The coronavirus pandemic has been an economic disaster for many people, but not for Elon Musk.
The Telsa CEO has made more than $48 billion (R830 billion) between March 18 and August 13, an increase of more than 197%, according to a new analysis by left-leaning think tank the Institute for Policy Studies released Monday. That's significantly more than any other billionaire made during the same time period.
Remarkably, Musk made his billions without ever taking a paycheck from Tesla. The CEO refuses his $56,000 (R970,000) minimum salary every year. In January 2018, Tesla announced it would pay Musk nothing for the next 10 years — no salary, bonuses, or stock — until the company reaches a $100 billion market cap. If and when that happens, Musk could potentially overtake Amazon CEO Jeff Bezos as the richest person in the world.
Keep reading to find out what we know about how Musk amassed his fortune and how he spends it.
Decades before becoming a father of six and amassing an $84.8 billion fortune, Musk taught himself to code as a child growing up in South Africa. By the time he was 12, he sold the source code for his first video game.
Elon Musk as a school boy in South Africa.
Maye Musk with her children Elon, Kimbal, and Tosca in the 1970s.
Just before his 18th birthday, Musk moved to Canada and worked a series of hard labor jobs, including shoveling grain, cutting logs, and eventually cleaning out the boiler room in a lumber mill for $18 an hour — an impressive wage in 1989.
Musk got a pay cut to $14 an hour when he started a summer internship alongside his brother, Kimbal, at the Bank of Nova Scotia after cold-calling — and impressing — a top executive there.
After he arrived for his freshman year at Queens University in 1990, Musk quickly picked up a side hustle selling computer parts and full PCs to other students. "I could build something to suit their needs like a tricked-out gaming machine or a simple word processor that cost less than what they could get in a store," Musk said.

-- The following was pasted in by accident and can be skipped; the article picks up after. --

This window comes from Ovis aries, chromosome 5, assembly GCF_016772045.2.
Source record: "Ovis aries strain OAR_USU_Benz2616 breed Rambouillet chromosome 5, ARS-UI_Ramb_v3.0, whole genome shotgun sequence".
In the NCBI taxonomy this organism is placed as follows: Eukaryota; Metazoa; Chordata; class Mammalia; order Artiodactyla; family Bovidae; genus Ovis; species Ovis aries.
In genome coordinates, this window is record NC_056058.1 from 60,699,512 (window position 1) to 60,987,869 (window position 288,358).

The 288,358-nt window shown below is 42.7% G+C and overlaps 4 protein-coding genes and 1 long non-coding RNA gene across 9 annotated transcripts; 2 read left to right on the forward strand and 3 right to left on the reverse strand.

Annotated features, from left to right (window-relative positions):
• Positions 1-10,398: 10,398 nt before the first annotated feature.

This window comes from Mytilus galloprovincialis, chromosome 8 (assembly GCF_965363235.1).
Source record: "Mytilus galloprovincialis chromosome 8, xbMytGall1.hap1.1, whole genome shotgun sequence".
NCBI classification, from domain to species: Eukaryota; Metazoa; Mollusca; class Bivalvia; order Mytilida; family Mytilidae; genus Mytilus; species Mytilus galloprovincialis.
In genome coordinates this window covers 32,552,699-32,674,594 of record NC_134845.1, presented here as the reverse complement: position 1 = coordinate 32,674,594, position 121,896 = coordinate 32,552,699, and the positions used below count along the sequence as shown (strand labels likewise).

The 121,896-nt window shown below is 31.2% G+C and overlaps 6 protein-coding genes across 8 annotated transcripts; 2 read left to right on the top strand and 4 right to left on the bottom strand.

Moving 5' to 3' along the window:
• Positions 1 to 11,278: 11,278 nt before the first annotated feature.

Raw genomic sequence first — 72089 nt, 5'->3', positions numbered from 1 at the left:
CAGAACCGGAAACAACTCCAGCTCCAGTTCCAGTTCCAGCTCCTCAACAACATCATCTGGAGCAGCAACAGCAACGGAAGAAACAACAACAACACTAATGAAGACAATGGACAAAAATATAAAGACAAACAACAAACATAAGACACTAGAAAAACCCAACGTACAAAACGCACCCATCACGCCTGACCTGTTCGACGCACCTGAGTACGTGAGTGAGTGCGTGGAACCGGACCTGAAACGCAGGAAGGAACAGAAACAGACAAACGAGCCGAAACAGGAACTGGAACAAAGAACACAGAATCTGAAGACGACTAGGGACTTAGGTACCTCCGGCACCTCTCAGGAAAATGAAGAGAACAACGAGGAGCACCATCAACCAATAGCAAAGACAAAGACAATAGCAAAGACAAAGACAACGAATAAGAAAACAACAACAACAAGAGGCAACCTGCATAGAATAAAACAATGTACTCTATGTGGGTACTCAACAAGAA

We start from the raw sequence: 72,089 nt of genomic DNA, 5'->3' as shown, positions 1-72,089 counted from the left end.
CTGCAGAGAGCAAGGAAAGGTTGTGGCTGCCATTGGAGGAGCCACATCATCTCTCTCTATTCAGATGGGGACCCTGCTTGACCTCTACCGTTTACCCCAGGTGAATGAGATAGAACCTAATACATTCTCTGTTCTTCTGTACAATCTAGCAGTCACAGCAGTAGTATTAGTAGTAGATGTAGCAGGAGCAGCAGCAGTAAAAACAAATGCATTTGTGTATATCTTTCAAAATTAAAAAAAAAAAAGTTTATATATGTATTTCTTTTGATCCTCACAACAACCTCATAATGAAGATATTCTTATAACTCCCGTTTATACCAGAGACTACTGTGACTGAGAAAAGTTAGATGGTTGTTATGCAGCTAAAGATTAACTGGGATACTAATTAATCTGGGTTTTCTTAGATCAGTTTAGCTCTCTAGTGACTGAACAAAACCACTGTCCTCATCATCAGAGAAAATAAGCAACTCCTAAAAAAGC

Within two years, Musk transferred to the University of Pennsylvania on a partial scholarship.
To cover the rest of his tuition, Musk and a buddy would turn their house into a speakeasy on the weekends, charging $5 at the door. "I was paying my own way through college and could make an entire month's rent in one night," Musk said.
Musk graduated with a bachelor's degree in physics and an economics degree from the Wharton School and moved to Stanford to pursue his PhD.
He left the program within days to found an internet startup with his brother. They started Zip2, a city guide software for newspapers, with $28,000 in seed money from their father.
Four years later, in 1999, they sold Zip2 for $307 million, earning Musk $22 million. He invested more than half of his earnings to cofound X.com, an online banking service.
The company quickly merged with its rival and became PayPal, with Musk as the majority shareholder. In 2002, eBay bought PayPal and Musk walked away with $180 million.
Musk turned his attention to his new space exploration company, SpaceX, after leaving PayPal. A few years later he cofounded electric-car maker, Tesla, and then SolarCity, a solar power systems provider. The success of these companies eventually launched him into the billion-dollar club — but not before he went broke.
In late 2008, Musk divorced his first wife and it took a toll on his finances. A year later, Musk said he "ran out of cash" and had been living off loans from friends while trying to keep his companies afloat.
But when Tesla debuted on the stock market in 2010, Musk's fortune sky rocketed. By 2012, he appeared on Forbes' richest list for the first time with a net worth of $2 billion.
Over seven years later, Musk has amassed an $84.8 billion fortune — and he's not shy when it comes to spending it.
The CEO bought more than $100 million worth of residential property in California. He has since offloaded much of his real estate after vowing to sell it all and "own no house" on May 4.
Musk went on a buying spree in Los Angeles' ritzy Bel-Air neighborhood starting in late 2012, when he purchased a 1.67-acre estate for $17 million. The mansion has a two-story library, a home theater, a gym, and 1,000-bottle wine cellar.
He also listed the neighbouring ranch-style home he owns, which once belonged to Gene Wilder, at the same time.
Source: Variety , CNBC, Business Insider
As the leader of one of the preeminent auto-makers, it's no surprise Musk has an affinity for cars. Back in 2013, he paid $920,000 at an auction for the Lotus Esprit submarine car used in a James Bond movie.
In addition to driving Teslas, Musk owns two gas-powered cars: a Ford Model T and a Jaguar E-Type Series 1 Roadster.